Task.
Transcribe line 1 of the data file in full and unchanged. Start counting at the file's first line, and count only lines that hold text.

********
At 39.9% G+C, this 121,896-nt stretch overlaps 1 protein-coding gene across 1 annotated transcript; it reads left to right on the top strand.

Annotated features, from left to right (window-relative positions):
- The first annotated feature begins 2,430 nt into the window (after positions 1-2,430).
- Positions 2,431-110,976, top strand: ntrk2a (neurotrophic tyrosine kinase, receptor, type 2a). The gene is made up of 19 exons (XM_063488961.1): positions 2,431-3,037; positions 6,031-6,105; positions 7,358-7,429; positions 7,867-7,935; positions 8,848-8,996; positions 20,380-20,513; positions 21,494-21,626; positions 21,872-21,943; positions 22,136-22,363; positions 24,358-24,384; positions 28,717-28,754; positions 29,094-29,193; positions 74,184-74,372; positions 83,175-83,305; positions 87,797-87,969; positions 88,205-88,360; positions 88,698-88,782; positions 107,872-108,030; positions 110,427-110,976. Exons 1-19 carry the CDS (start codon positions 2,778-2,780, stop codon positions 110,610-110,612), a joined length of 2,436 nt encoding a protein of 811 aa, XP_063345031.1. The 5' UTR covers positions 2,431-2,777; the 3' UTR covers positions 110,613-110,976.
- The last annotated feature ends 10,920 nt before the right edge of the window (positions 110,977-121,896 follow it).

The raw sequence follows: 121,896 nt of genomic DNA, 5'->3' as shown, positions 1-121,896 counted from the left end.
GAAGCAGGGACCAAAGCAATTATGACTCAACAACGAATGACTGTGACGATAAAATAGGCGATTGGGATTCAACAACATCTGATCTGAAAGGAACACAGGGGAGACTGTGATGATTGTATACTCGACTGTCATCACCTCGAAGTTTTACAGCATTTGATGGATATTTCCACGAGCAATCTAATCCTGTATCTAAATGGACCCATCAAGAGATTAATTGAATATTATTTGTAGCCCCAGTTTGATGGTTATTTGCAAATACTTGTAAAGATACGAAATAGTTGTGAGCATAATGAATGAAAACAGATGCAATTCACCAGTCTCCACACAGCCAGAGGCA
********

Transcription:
At 39.9% G+C, this 121,896-nt stretch overlaps 1 protein-coding gene across 1 annotated transcript; it reads left to right on the top strand.